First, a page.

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Acta Ophthalmol. 2009 May;87(3):300-5. doi: 10.1111/j.1755-3768.2008.01433.x. Epub 2009 Jan 31.

Effect of bromfenac ophthalmic solution on ocular inflammation following cataract surgery.

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Department of Ophthalmology, Miyata Eye Hospital, Miyakonojo, Miyazaki, Japan.



This study compared the post-cataract surgery anti-inflammatory effects of topical treatment with 0.1% bromfenac, 0.1% betamethasone or both on postoperative anterior chamber inflammation and corneal swelling.


Seventy-two patients with no eye disease other than cataract were enrolled in a prospective, randomized study to undergo phacoemulsification combined with intraocular lens implantation. After cataract surgery, patients were randomized to treatment with bromfenac, betamethasone or both agents. Twenty-five eyes were assigned to bromfenac, 23 to betamethasone and 24 to the combined treatment group. Inflammatory reactions in the anterior chamber were measured with laser flare photometry preoperatively and at 1 and 3 days, 1 and 2 weeks, and 1 and 2 months postoperatively. Intraocular pressure (IOP) and corneal thickness were measured at the same time-points. Best corrected visual acuity (BCVA) was measured preoperatively and at 2 days, 1 and 2 weeks, and 1 and 2 months postoperatively. Specular microscope endothelial photography of the central region of the cornea was performed preoperatively and at 3 months after surgery.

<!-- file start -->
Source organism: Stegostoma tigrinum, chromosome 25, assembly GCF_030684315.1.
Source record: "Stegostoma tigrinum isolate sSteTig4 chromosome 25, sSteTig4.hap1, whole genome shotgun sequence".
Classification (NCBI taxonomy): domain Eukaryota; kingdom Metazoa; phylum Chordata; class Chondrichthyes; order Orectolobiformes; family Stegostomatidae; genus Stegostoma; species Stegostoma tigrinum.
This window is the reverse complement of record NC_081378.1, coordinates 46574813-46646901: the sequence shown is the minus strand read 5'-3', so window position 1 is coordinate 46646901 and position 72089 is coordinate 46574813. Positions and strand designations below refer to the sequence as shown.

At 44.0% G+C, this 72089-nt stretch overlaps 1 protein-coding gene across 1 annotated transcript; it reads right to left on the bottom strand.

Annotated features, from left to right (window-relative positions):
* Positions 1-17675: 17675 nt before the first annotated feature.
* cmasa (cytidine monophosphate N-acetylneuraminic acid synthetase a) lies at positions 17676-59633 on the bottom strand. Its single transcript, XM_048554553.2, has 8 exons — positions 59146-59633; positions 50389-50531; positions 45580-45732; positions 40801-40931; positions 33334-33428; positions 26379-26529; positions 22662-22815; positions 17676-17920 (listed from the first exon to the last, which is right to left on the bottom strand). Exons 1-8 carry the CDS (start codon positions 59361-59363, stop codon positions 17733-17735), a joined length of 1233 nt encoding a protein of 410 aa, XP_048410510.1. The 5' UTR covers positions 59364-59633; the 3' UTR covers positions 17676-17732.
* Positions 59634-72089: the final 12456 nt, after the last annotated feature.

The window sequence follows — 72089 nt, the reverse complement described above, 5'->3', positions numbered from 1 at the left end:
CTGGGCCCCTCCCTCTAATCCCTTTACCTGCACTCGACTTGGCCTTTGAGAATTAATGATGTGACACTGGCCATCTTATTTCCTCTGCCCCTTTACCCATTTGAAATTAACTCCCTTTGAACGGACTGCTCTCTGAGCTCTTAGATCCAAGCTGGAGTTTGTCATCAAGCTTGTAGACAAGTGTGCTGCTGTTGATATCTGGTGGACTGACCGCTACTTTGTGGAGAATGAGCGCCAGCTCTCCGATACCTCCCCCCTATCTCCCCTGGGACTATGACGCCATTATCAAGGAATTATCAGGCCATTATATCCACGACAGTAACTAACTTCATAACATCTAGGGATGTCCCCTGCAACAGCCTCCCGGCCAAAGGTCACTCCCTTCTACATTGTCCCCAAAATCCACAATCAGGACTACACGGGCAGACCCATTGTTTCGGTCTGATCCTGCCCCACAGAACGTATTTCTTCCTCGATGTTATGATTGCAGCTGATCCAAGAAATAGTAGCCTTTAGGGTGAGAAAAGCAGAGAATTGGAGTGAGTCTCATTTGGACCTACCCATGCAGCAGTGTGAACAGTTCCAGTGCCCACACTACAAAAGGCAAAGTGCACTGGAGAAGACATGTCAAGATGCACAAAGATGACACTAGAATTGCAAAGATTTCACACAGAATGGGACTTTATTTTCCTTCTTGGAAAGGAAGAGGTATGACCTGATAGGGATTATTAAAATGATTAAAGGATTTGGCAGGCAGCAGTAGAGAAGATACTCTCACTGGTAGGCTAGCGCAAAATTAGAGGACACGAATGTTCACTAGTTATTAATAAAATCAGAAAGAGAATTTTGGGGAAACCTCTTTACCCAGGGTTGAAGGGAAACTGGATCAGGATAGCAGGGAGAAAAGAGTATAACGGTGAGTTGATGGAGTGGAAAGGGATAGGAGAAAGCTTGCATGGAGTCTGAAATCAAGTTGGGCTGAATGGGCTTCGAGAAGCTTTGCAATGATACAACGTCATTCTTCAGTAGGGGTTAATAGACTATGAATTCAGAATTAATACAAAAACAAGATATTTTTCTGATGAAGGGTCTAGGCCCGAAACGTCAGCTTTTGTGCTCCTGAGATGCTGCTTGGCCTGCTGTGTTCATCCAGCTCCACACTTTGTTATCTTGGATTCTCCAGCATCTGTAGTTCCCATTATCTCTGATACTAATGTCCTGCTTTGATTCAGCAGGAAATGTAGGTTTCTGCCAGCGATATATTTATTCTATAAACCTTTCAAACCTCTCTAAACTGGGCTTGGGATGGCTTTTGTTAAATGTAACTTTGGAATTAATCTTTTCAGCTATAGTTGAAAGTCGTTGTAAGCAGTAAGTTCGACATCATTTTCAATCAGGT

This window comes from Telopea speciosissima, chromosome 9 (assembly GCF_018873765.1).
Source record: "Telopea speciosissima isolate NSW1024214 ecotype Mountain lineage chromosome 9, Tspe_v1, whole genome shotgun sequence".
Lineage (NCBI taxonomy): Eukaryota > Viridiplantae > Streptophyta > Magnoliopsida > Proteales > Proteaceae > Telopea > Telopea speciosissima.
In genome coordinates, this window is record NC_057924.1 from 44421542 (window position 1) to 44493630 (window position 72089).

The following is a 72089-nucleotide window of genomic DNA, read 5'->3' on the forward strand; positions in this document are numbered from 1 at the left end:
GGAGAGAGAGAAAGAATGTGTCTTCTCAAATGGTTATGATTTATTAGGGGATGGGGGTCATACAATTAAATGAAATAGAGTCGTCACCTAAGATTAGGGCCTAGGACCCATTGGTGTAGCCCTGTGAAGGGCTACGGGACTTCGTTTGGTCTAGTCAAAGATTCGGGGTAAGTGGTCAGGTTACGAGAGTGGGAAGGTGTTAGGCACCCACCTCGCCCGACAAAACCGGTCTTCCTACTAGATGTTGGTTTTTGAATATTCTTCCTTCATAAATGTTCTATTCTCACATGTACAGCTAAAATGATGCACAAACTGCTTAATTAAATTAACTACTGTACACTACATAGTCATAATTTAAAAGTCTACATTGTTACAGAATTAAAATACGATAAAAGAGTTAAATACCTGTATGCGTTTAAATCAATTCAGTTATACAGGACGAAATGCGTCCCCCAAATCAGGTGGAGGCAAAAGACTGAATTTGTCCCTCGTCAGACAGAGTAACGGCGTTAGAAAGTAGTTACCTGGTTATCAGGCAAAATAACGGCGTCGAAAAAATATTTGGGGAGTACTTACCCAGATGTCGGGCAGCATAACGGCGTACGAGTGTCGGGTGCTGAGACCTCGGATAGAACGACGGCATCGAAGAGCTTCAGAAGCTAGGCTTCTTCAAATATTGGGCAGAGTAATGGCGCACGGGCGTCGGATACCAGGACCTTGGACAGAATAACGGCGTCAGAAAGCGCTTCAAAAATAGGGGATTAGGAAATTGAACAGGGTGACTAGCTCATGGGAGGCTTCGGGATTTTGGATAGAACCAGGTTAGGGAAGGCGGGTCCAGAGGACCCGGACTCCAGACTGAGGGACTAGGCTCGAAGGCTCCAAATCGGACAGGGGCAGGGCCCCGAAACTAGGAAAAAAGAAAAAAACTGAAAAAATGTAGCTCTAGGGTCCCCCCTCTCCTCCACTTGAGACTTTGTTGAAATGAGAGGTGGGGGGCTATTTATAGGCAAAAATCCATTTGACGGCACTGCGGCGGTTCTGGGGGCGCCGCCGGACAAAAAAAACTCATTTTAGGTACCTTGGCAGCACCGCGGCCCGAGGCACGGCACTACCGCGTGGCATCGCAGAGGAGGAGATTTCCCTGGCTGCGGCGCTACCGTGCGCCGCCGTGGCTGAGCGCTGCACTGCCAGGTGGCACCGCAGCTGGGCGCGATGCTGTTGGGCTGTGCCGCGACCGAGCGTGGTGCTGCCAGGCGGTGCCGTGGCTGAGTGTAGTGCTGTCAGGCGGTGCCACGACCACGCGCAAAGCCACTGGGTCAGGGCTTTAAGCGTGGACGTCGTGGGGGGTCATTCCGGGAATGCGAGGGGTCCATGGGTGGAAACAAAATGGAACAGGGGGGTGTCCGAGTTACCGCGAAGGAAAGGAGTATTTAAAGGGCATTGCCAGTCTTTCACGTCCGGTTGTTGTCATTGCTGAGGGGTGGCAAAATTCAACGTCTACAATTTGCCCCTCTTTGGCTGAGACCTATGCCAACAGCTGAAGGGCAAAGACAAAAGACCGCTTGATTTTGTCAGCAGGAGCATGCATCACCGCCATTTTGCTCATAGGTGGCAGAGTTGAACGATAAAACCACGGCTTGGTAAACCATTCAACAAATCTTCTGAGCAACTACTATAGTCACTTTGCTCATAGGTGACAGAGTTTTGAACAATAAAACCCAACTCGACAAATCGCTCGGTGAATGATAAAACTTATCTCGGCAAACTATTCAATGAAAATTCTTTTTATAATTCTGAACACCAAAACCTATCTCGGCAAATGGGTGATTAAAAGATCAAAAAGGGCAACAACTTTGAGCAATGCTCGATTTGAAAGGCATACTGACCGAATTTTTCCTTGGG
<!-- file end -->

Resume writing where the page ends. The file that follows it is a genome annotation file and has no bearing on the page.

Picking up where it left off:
There were no significant differences among the bromfenac, betamethasone and combined treatment groups in BCVA, IOP, aqueous flare or corneal thickness. Cystoid macular oedema was present in one eye treated with betamethasone.


There were no significant differences in anti-inflammatory effects among the three treatments. These findings suggest that bromfenac is as effective as betamethasone in minimizing inflammatory reactions after cataract surgery.

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